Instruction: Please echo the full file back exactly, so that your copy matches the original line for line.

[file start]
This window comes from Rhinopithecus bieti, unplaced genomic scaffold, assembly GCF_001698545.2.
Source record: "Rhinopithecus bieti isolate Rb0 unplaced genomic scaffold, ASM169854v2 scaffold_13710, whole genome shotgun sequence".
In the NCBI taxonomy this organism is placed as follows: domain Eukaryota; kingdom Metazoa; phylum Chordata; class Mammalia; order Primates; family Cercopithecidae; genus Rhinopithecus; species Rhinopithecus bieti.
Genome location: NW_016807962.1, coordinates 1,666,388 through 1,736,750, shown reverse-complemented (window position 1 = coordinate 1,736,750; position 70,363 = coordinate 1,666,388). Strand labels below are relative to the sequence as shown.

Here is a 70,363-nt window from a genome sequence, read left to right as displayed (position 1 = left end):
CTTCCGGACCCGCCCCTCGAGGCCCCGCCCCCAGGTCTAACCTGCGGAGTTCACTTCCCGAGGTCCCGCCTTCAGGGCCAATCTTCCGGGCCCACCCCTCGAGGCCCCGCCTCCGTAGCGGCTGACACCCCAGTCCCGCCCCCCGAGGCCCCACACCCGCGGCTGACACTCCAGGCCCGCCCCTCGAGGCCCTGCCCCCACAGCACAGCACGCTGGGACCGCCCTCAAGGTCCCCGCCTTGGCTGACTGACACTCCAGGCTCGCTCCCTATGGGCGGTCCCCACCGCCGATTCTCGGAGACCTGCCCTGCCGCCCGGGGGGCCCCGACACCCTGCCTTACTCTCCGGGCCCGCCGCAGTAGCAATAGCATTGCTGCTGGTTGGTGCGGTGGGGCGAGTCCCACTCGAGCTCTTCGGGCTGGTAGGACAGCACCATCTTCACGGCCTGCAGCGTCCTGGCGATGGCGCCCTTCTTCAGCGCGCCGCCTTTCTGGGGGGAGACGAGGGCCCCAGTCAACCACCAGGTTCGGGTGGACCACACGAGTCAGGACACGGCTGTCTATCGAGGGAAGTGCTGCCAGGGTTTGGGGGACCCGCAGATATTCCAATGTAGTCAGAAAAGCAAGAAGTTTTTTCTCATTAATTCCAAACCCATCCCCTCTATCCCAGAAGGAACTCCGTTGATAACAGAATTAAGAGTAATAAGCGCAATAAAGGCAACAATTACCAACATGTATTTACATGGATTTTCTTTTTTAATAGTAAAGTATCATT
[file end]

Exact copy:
This window comes from Rhinopithecus bieti, unplaced genomic scaffold, assembly GCF_001698545.2.
Source record: "Rhinopithecus bieti isolate Rb0 unplaced genomic scaffold, ASM169854v2 scaffold_13710, whole genome shotgun sequence".
In the NCBI taxonomy this organism is placed as follows: domain Eukaryota; kingdom Metazoa; phylum Chordata; class Mammalia; order Primates; family Cercopithecidae; genus Rhinopithecus; species Rhinopithecus bieti.
Genome location: NW_016807962.1, coordinates 1,666,388 through 1,736,750, shown reverse-complemented (window position 1 = coordinate 1,736,750; position 70,363 = coordinate 1,666,388). Strand labels below are relative to the sequence as shown.

Here is a 70,363-nt window from a genome sequence, read left to right as displayed (position 1 = left end):
CTTCCGGACCCGCCCCTCGAGGCCCCGCCCCCAGGTCTAACCTGCGGAGTTCACTTCCCGAGGTCCCGCCTTCAGGGCCAATCTTCCGGGCCCACCCCTCGAGGCCCCGCCTCCGTAGCGGCTGACACCCCAGTCCCGCCCCCCGAGGCCCCACACCCGCGGCTGACACTCCAGGCCCGCCCCTCGAGGCCCTGCCCCCACAGCACAGCACGCTGGGACCGCCCTCAAGGTCCCCGCCTTGGCTGACTGACACTCCAGGCTCGCTCCCTATGGGCGGTCCCCACCGCCGATTCTCGGAGACCTGCCCTGCCGCCCGGGGGGCCCCGACACCCTGCCTTACTCTCCGGGCCCGCCGCAGTAGCAATAGCATTGCTGCTGGTTGGTGCGGTGGGGCGAGTCCCACTCGAGCTCTTCGGGCTGGTAGGACAGCACCATCTTCACGGCCTGCAGCGTCCTGGCGATGGCGCCCTTCTTCAGCGCGCCGCCTTTCTGGGGGGAGACGAGGGCCCCAGTCAACCACCAGGTTCGGGTGGACCACACGAGTCAGGACACGGCTGTCTATCGAGGGAAGTGCTGCCAGGGTTTGGGGGACCCGCAGATATTCCAATGTAGTCAGAAAAGCAAGAAGTTTTTTCTCATTAATTCCAAACCCATCCCCTCTATCCCAGAAGGAACTCCGTTGATAACAGAATTAAGAGTAATAAGCGCAATAAAGGCAACAATTACCAACATGTATTTACATGGATTTTCTTTTTTAATAGTAAAGTATCATT